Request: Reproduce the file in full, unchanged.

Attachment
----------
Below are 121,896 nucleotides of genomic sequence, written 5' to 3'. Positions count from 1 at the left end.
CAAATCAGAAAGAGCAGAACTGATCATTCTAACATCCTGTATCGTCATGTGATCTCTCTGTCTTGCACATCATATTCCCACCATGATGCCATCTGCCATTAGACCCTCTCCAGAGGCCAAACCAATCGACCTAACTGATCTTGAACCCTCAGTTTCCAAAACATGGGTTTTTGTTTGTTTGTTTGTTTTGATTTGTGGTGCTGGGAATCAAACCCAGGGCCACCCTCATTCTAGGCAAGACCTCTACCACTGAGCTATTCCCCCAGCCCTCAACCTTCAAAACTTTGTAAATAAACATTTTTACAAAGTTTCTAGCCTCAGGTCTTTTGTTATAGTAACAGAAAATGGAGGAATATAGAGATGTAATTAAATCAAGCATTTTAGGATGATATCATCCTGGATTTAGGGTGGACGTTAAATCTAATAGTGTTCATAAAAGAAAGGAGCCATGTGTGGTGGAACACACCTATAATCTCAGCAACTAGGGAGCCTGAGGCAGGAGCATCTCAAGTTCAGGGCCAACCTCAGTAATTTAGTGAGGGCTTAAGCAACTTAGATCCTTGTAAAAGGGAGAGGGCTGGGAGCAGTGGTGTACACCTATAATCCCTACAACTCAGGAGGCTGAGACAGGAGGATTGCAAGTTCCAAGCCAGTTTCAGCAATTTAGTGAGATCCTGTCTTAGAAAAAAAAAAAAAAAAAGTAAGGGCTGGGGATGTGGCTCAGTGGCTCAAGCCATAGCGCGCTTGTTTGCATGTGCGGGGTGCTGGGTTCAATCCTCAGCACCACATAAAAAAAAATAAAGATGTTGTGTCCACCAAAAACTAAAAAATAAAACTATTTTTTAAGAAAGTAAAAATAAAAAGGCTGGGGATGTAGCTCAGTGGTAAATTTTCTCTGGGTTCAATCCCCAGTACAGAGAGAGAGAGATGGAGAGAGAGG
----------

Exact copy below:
Below are 121,896 nucleotides of genomic sequence, written 5' to 3'. Positions count from 1 at the left end.
CAAATCAGAAAGAGCAGAACTGATCATTCTAACATCCTGTATCGTCATGTGATCTCTCTGTCTTGCACATCATATTCCCACCATGATGCCATCTGCCATTAGACCCTCTCCAGAGGCCAAACCAATCGACCTAACTGATCTTGAACCCTCAGTTTCCAAAACATGGGTTTTTGTTTGTTTGTTTGTTTTGATTTGTGGTGCTGGGAATCAAACCCAGGGCCACCCTCATTCTAGGCAAGACCTCTACCACTGAGCTATTCCCCCAGCCCTCAACCTTCAAAACTTTGTAAATAAACATTTTTACAAAGTTTCTAGCCTCAGGTCTTTTGTTATAGTAACAGAAAATGGAGGAATATAGAGATGTAATTAAATCAAGCATTTTAGGATGATATCATCCTGGATTTAGGGTGGACGTTAAATCTAATAGTGTTCATAAAAGAAAGGAGCCATGTGTGGTGGAACACACCTATAATCTCAGCAACTAGGGAGCCTGAGGCAGGAGCATCTCAAGTTCAGGGCCAACCTCAGTAATTTAGTGAGGGCTTAAGCAACTTAGATCCTTGTAAAAGGGAGAGGGCTGGGAGCAGTGGTGTACACCTATAATCCCTACAACTCAGGAGGCTGAGACAGGAGGATTGCAAGTTCCAAGCCAGTTTCAGCAATTTAGTGAGATCCTGTCTTAGAAAAAAAAAAAAAAAAAGTAAGGGCTGGGGATGTGGCTCAGTGGCTCAAGCCATAGCGCGCTTGTTTGCATGTGCGGGGTGCTGGGTTCAATCCTCAGCACCACATAAAAAAAAATAAAGATGTTGTGTCCACCAAAAACTAAAAAATAAAACTATTTTTTAAGAAAGTAAAAATAAAAAGGCTGGGGATGTAGCTCAGTGGTAAATTTTCTCTGGGTTCAATCCCCAGTACAGAGAGAGAGAGATGGAGAGAGAGG